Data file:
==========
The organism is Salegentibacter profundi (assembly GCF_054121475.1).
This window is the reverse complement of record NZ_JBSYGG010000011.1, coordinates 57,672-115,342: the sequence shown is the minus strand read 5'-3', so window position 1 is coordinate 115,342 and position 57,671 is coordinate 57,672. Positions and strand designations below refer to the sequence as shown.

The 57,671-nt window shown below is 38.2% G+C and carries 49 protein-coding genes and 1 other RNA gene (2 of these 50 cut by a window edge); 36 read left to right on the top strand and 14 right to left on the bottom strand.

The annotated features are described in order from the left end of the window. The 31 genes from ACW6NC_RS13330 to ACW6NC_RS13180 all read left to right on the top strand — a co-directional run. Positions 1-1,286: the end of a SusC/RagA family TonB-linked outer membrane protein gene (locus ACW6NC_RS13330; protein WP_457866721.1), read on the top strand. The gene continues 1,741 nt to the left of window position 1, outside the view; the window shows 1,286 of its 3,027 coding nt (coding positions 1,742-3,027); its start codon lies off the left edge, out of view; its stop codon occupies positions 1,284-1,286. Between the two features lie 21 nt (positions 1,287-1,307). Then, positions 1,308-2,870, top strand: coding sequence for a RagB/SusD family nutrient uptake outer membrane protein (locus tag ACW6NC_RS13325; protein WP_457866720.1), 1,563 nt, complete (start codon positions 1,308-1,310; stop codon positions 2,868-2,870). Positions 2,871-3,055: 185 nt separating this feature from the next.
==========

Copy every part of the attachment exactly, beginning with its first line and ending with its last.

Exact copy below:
The organism is Salegentibacter profundi (assembly GCF_054121475.1).
This window is the reverse complement of record NZ_JBSYGG010000011.1, coordinates 57,672-115,342: the sequence shown is the minus strand read 5'-3', so window position 1 is coordinate 115,342 and position 57,671 is coordinate 57,672. Positions and strand designations below refer to the sequence as shown.

The 57,671-nt window shown below is 38.2% G+C and carries 49 protein-coding genes and 1 other RNA gene (2 of these 50 cut by a window edge); 36 read left to right on the top strand and 14 right to left on the bottom strand.

The annotated features are described in order from the left end of the window. The 31 genes from ACW6NC_RS13330 to ACW6NC_RS13180 all read left to right on the top strand — a co-directional run. Positions 1-1,286: the end of a SusC/RagA family TonB-linked outer membrane protein gene (locus ACW6NC_RS13330; protein WP_457866721.1), read on the top strand. The gene continues 1,741 nt to the left of window position 1, outside the view; the window shows 1,286 of its 3,027 coding nt (coding positions 1,742-3,027); its start codon lies off the left edge, out of view; its stop codon occupies positions 1,284-1,286. Between the two features lie 21 nt (positions 1,287-1,307). Then, positions 1,308-2,870, top strand: coding sequence for a RagB/SusD family nutrient uptake outer membrane protein (locus tag ACW6NC_RS13325; protein WP_457866720.1), 1,563 nt, complete (start codon positions 1,308-1,310; stop codon positions 2,868-2,870). Positions 2,871-3,055: 185 nt separating this feature from the next.